7 minutes on Queen Victoria
‘Victoria: A Life (extract)’
One gusty April day in 1838, Thomas Carlyle was walking in Green Park, near Buckingham Palace in London, when he saw the young Queen ride past in her carriage. Forty-two years old, the Scotsman had been living in the English capital for a little over three years, and he had lately soared to literary fame. His study of The French Revolution had been published in the previous year — the year in which Victoria was crowned the Queen of England — and the popularity of the two events was not disconnected. Carlyle had made what his first biographer, J. A. Froude, called a ‘vast phantasmagoria’ culminating in the French people getting rid of their monarchy.
The English were not minded, in any very organized sense, to do the same, but Victoria became queen in hungry times. The monarchy had not been popular in the first decades of the nineteenth century. Froude noted that ‘the hungry and injured millions will rise up and bring to justice their guilty rulers, themselves little better than those whom they throw down’.
Britain in those days was very far from being a democracy. It was governed by an oligarchy of aristocratic, landowning families. Its stability as a state depended upon the functioning of the law, the workings of two Houses of Parliament, the efficiency of the army and navy, and the balance of trade. Parliament was representative, not democratic. That is, the members of the Commons were not elected by the people, but by a small number of men of property. In the reign previous to Victoria’s, that of her uncle William IV, the Reform Bill of 1832 had done a little to extend the franchise and to abolish the more grotesque of the electoral anomalies — the so-called Rotten Boroughs, in which there were only a handful of electors. But the members of the Commons were not elected by more than a tiny handful of those whom they represented. Checking and approving the deliberations of the Commons was the function of the Upper House, the Lords, some hundred or so rich men who owned most of the land, and exercised most of the power, in Britain.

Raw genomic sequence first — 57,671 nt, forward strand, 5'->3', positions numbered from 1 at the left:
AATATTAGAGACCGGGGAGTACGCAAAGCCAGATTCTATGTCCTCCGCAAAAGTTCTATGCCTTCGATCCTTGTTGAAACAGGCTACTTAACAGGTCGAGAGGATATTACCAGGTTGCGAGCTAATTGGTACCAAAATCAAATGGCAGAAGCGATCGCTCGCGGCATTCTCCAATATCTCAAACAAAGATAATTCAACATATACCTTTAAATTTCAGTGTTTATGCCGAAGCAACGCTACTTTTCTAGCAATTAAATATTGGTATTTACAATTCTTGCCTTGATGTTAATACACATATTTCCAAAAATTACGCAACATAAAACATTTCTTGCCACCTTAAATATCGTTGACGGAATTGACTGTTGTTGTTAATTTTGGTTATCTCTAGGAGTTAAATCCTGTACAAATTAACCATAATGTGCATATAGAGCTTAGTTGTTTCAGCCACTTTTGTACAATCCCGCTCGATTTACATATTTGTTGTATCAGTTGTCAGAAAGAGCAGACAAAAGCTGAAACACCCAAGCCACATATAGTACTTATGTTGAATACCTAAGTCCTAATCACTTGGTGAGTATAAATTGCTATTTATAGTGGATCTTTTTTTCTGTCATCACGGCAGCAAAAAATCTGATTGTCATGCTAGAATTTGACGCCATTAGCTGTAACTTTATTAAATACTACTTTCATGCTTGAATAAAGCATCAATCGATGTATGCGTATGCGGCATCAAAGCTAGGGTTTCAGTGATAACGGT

There had, as yet, been no French-style revolution to overthrow these arrangements. And it was to be the care and concern of the British governing classes to make sure that no such revolution occurred. The previous old King, William IV, having had a dissolute life and fathered ten children out of wedlock, died legitimately married and reconciled to God, murmuring the words, ‘The Church, the Church.’
The twin institutions of the Church of England and the monarchy clearly played a vital role in the delicate balance of the British Constitution. The Victorians liked to tell one another that the monarch was simply a figurehead, kept in place by the Whig landowners, a figure who signed state papers and gave the nod to the deliberations of the House of Lords. This was not really the case. The monarch still occupied a position of real power in Britain, and if that power were to be exercised recklessly, or if the monarchy were hated by a hungry populace, there was no knowing what anarchy would ensue. The monarch depended upon the peerage; the peerage depended upon economic prosperity, and upon the rising commercial classes who could provide it; the shared powers of Trade, Land, the Law and the Church were all delicately, and not always obviously, interwoven in the destinies of that young woman glimpsed in the park by the historian. It was essential for her future that the other institutions should continue to support her; it was essential for all of them that she should maintain the status quo, that she should not fail.
Victoria’s grandfather, King George III, a monarch who was politically active and who had played a pivotal role in the shaping of British political history, was blind for the last ten years of his life, and at sporadic intervals in the last twenty years of his long reign (1760–1820) he had been raving mad. The fear that the royal madness was hereditary was ever-present in the British governing class, and the young Queen’s ministers watched every one of her tantrums, each emotional display, every instance of irrational behaviour, with anxiety.